It seems like every few weeks, a fresh news story about a family pet seriously injuring or killing a baby hits the airwaves. And every time, we all say and hear the same well-meaning and accurate but tired talking points about how devastating it is, how it could have and should have been avoided, who to blame, who not to blame and what to do about the problem. The general theme is that the ultimate responsibility lies with the parents and/or dog owners, not the children. That any breed of dog can bite, and any breed of dog can be a good family pet. That parents should never leave their kids alone with any animals unsupervised. That government should focus on penalizing irresponsible dog owners, not certain breeds of dogs.
And I agree with all of that. I've said much of it myself in interviews on national press many times. And yet still, these tragic incidents keep happening. And that's even not to mention the millions of dog bites that go unreported and don't require professional medical attention. In the US alone, there are over 4.5 million reported dog bites each year, 800,000 of which require a trip to the doctor.
What we're doing is not working.
That's why I've dedicated myself and my company's resources to try and make a difference and reduce the number of dog bites that happen each year. I'm in the process of setting up the first ever Dog Bite Prevention Task Force, which is charged with determining what the root causes of the problem are and how to effectively address them once and for all. Comprised of trainers, behaviorists, legal professionals, legislators, animal control specialists, pediatric surgeons and reconstructive surgeons around the country, we will be bringing together the best and brightest minds to figure out how and why dog bites happen, what precedes them, how they are investigated, who should be held responsible, and most importantly, how to stop them from occurring.
For example, by digging into the data from some of the most high profile cases involving canine homicides (the term used when a dog kills a human), we've found one fascinating common thread in almost all scenarios: one component of the scenario is unnatural. That means that in every case, either the child is being looked after by grandparents, the dog is being house-sat by an uncle, the whole family (including the dog) are visiting relatives in a different house, etc. There's almost always one part of the equation that is not the everyday norm for either the dog, child, caregivers, or environment. This important revelation can help us determine how to most effectively educate dog owners and parents of children about what to look out for in an otherwise seemingly normal situation. If we can stop just one beautiful little child from losing his or her life, it will be worth it.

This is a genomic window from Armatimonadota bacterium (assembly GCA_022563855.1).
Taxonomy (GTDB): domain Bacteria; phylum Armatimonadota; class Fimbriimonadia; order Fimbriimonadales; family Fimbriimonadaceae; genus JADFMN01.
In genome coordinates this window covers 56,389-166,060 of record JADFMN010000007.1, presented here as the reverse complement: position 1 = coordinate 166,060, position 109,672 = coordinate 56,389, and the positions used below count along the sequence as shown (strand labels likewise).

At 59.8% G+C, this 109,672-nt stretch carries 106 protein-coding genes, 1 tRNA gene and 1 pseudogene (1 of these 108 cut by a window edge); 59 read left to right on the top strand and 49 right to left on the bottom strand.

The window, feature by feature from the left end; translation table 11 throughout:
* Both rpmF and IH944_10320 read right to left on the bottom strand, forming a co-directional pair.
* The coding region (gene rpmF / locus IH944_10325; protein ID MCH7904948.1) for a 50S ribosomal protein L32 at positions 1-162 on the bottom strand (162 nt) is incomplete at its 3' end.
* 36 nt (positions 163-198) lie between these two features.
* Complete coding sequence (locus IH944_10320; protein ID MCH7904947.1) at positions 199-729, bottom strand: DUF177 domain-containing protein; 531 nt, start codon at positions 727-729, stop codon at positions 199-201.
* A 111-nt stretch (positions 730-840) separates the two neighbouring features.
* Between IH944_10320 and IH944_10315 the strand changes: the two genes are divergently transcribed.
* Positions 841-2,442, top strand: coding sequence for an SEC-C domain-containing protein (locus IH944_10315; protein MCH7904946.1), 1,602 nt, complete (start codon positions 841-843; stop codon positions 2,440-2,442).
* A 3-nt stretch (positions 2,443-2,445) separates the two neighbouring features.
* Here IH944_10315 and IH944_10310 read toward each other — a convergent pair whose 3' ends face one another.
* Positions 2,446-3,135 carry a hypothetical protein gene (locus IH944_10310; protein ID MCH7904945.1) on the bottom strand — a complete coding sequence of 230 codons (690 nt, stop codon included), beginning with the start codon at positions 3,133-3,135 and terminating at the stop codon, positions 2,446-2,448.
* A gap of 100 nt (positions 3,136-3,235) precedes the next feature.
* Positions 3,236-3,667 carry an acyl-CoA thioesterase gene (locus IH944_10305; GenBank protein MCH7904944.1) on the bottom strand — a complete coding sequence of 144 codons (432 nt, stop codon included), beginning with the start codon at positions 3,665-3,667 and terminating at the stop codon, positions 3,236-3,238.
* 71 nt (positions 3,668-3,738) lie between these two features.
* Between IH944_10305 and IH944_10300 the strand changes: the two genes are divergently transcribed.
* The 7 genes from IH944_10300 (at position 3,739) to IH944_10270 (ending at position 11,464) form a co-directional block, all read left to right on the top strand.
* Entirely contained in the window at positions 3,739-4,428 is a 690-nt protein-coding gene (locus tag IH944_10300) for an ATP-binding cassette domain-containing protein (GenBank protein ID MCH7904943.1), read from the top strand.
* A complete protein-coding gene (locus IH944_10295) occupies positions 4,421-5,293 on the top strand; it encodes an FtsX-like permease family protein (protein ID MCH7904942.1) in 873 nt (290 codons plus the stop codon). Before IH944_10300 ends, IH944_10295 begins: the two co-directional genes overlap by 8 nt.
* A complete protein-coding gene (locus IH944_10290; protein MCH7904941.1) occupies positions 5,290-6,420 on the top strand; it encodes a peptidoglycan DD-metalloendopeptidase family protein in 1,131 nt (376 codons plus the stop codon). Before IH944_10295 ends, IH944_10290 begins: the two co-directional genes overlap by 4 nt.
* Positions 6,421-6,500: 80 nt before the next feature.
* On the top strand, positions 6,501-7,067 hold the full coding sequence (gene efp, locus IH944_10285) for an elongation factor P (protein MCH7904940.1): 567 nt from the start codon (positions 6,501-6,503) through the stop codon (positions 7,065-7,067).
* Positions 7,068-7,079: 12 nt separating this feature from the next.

But my goal is even larger than that.
Last year, I had the opportunity to meet with the lovely Anderson family. Just over a year ago, they lost their beautiful daughter, Ashlynn, in a fatal dog attack. I met the family when I was in Oregon, and I was struck by their determination to do everything they can to help other families avoid a similar tragedy. They have set up a non-profit organization called Dads Against Dangerous Dogs, and though they lost their little treasure to dogs, one of the most remarkable things about them is that they have not jumped to the most obvious target. They do not blame any specific breed for Ashlynn's death, rather they are focused on increasing awareness about the fact that any dog - any breed, any size, etc - can be a danger to little ones if not properly managed.
Obviously, education is the key to stopping this from happening. We all know that. But we've known it for a long time, and yet the message isn't effective enough to make a significant difference. As a society, we must figure out a more successful way to get the message across.
That's why I've decided to support the American Humane Association's safe handling initiative - Pet Meets Baby. This is an easy-to-read, comprehensive free booklet that can help dog owners and parents of children without pets by making them aware of how to safely and effectively introduce pets to new babies and vice versa. By widely distributing this information in maternity wards, pediatricians' offices and beyond, we hope that this will make a difference. It's important to note that even parents of children without pets should read Pet Meets Baby, since all kids end up interacting with animals at some point, whether at grandma's house, on playdates or walking in the park.
I've donated some great prizes (Positively t-shirts, signed books, It's Me or the Dog DVDs, etc) to a free contest anyone can enter by providing some brief feedback about Pet Meets Baby. Plus, one lucky winner will win the grand prize - a 30 minute phone consultation with me where we can talk about your dog and anything else you can think of!
Read my Safety Guide for Children and Dogs.